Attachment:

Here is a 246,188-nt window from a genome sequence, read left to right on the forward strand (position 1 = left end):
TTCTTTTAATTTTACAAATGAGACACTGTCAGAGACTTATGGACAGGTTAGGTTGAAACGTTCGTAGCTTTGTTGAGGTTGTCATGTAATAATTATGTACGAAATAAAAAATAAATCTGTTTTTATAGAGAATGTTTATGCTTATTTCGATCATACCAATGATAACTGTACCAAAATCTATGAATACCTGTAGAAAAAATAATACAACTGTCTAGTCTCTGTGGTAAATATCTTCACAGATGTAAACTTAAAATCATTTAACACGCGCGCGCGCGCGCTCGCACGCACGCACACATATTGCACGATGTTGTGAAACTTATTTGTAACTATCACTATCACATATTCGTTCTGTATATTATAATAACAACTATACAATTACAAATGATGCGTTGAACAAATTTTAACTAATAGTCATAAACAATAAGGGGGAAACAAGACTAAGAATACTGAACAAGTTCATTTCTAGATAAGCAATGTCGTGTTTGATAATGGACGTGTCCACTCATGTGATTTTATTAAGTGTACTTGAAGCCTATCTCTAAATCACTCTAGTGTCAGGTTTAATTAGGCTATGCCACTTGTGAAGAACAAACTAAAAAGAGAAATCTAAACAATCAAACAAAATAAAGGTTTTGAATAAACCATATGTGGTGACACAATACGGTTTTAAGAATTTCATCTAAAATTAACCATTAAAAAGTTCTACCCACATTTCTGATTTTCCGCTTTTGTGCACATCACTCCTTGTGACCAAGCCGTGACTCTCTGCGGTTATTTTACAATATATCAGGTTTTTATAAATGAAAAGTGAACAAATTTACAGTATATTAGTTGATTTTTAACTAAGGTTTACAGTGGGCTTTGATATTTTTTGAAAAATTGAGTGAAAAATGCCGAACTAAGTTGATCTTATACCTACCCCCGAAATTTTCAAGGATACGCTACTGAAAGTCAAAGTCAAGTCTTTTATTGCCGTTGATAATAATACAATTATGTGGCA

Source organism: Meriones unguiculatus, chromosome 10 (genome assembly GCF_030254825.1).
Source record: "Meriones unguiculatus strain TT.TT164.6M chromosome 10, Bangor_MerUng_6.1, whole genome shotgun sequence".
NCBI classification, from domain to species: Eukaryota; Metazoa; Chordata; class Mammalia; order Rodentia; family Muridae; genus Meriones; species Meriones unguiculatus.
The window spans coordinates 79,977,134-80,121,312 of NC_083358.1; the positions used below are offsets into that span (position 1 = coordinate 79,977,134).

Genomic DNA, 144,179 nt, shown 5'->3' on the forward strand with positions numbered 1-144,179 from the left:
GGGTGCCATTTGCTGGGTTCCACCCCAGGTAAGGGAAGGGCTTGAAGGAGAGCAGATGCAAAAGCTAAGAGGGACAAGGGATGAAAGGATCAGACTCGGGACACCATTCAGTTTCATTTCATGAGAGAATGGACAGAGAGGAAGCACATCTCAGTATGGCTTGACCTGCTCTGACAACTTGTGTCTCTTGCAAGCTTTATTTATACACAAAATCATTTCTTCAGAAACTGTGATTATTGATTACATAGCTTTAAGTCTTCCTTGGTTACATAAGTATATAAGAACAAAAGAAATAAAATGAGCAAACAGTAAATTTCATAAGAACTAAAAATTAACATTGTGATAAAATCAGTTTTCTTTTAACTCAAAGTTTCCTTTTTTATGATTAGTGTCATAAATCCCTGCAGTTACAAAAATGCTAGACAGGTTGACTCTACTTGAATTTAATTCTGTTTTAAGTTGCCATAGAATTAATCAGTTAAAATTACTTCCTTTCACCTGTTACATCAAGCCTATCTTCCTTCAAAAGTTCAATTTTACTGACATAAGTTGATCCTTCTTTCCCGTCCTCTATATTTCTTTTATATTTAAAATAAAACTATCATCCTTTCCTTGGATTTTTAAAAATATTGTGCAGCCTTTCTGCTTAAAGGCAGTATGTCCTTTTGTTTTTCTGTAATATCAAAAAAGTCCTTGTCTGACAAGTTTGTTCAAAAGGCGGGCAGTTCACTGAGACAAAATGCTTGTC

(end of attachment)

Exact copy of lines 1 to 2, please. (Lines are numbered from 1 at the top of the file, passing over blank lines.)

Here is a 246,188-nt window from a genome sequence, read left to right on the forward strand (position 1 = left end):
TTCTTTTAATTTTACAAATGAGACACTGTCAGAGACTTATGGACAGGTTAGGTTGAAACGTTCGTAGCTTTGTTGAGGTTGTCATGTAATAATTATGTACGAAATAAAAAATAAATCTGTTTTTATAGAGAATGTTTATGCTTATTTCGATCATACCAATGATAACTGTACCAAAATCTATGAATACCTGTAGAAAAAATAATACAACTGTCTAGTCTCTGTGGTAAATATCTTCACAGATGTAAACTTAAAATCATTTAACACGCGCGCGCGCGCGCTCGCACGCACGCACACATATTGCACGATGTTGTGAAACTTATTTGTAACTATCACTATCACATATTCGTTCTGTATATTATAATAACAACTATACAATTACAAATGATGCGTTGAACAAATTTTAACTAATAGTCATAAACAATAAGGGGGAAACAAGACTAAGAATACTGAACAAGTTCATTTCTAGATAAGCAATGTCGTGTTTGATAATGGACGTGTCCACTCATGTGATTTTATTAAGTGTACTTGAAGCCTATCTCTAAATCACTCTAGTGTCAGGTTTAATTAGGCTATGCCACTTGTGAAGAACAAACTAAAAAGAGAAATCTAAACAATCAAACAAAATAAAGGTTTTGAATAAACCATATGTGGTGACACAATACGGTTTTAAGAATTTCATCTAAAATTAACCATTAAAAAGTTCTACCCACATTTCTGATTTTCCGCTTTTGTGCACATCACTCCTTGTGACCAAGCCGTGACTCTCTGCGGTTATTTTACAATATATCAGGTTTTTATAAATGAAAAGTGAACAAATTTACAGTATATTAGTTGATTTTTAACTAAGGTTTACAGTGGGCTTTGATATTTTTTGAAAAATTGAGTGAAAAATGCCGAACTAAGTTGATCTTATACCTACCCCCGAAATTTTCAAGGATACGCTACTGAAAGTCAAAGTCAAGTCTTTTATTGCCGTTGATAATAATACAATTATGTGGCA